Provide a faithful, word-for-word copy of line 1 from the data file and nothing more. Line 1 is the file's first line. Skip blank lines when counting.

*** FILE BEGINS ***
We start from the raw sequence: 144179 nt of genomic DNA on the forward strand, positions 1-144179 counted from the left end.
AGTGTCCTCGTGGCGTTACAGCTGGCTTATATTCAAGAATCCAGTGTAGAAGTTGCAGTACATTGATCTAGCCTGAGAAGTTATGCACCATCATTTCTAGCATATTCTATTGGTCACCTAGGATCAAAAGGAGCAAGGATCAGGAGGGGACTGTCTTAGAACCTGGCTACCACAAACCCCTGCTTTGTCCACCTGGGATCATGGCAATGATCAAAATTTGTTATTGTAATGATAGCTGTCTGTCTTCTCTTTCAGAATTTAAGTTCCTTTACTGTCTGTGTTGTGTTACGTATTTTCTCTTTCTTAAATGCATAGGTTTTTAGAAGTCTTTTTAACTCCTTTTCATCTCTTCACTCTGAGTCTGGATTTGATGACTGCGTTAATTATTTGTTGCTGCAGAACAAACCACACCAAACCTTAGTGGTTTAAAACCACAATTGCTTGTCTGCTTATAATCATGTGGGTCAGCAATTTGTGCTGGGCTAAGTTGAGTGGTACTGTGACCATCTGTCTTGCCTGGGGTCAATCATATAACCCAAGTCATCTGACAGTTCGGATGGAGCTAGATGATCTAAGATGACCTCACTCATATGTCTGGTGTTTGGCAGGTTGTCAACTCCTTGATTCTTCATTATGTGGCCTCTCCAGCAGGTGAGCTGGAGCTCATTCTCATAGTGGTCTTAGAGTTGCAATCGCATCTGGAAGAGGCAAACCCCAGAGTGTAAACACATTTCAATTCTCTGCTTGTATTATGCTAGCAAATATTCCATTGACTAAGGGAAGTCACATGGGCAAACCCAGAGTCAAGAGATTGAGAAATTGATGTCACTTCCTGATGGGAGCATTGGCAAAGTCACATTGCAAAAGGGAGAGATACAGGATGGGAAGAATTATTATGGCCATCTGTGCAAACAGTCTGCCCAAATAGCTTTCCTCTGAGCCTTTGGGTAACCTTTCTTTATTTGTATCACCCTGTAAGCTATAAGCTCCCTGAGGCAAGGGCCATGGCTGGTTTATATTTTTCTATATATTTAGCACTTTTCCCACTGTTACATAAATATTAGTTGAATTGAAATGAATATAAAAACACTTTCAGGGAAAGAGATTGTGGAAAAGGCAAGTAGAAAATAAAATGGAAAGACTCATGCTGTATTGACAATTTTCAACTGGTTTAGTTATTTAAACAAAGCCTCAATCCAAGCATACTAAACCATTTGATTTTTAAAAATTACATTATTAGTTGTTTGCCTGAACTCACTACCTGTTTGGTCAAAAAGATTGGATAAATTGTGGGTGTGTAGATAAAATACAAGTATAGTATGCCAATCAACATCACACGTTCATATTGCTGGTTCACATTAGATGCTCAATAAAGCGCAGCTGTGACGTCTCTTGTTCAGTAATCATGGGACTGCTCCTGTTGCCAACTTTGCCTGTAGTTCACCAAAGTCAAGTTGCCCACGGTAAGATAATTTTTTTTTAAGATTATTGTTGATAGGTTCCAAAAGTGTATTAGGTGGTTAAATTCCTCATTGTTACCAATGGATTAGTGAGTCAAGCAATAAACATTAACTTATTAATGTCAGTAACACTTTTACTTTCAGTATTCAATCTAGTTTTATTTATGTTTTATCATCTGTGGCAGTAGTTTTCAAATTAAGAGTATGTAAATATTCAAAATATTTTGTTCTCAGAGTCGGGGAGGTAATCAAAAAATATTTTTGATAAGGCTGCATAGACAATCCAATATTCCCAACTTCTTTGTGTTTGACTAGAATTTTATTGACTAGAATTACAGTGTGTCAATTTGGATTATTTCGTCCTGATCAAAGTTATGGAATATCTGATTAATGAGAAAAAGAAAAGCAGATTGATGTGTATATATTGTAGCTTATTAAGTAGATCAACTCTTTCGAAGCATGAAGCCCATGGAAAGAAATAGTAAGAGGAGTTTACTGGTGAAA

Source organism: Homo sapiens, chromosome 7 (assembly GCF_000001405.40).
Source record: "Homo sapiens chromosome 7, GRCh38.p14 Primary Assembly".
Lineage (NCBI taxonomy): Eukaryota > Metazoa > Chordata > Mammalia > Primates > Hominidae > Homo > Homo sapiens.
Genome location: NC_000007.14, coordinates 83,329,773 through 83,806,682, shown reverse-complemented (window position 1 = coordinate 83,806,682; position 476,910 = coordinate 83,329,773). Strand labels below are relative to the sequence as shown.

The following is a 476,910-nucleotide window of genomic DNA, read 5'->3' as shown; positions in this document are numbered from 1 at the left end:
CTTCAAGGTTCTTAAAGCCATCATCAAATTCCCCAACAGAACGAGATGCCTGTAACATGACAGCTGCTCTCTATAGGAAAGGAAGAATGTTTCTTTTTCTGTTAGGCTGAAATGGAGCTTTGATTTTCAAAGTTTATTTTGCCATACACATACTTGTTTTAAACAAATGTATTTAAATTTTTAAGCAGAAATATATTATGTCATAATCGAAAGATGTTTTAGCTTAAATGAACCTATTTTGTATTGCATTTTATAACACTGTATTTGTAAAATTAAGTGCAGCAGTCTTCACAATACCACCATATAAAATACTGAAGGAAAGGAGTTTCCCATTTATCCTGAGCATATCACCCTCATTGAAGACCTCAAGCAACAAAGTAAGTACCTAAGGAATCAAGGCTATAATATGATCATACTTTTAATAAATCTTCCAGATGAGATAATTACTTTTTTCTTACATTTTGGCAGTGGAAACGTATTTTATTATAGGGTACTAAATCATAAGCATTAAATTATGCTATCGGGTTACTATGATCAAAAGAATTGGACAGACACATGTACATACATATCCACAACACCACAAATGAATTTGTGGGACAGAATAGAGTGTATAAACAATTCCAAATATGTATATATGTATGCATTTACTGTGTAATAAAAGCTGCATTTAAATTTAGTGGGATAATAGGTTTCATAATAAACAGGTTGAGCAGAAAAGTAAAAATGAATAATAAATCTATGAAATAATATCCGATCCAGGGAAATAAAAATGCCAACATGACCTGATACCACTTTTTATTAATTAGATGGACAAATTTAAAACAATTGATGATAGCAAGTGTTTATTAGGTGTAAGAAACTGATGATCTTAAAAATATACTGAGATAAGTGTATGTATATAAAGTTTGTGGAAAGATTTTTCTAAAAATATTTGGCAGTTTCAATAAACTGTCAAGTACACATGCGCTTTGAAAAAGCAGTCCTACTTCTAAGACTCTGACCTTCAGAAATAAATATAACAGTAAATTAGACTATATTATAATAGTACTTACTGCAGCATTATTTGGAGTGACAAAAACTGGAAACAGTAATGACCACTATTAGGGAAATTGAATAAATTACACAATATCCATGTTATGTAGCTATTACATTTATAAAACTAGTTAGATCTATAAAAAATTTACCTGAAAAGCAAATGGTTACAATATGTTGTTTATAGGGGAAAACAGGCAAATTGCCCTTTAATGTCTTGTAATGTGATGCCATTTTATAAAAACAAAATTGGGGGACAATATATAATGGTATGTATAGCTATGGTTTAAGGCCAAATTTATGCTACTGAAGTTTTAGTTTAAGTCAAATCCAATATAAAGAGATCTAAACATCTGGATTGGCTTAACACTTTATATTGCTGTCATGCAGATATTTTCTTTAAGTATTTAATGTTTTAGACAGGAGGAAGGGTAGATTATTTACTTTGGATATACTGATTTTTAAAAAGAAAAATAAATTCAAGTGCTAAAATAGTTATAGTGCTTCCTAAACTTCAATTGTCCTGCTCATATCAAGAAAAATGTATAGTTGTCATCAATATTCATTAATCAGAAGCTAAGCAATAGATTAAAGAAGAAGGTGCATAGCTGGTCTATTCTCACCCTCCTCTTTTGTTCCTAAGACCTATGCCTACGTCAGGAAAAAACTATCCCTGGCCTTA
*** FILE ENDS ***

We start from the raw sequence: 144179 nt of genomic DNA on the forward strand, positions 1-144179 counted from the left end.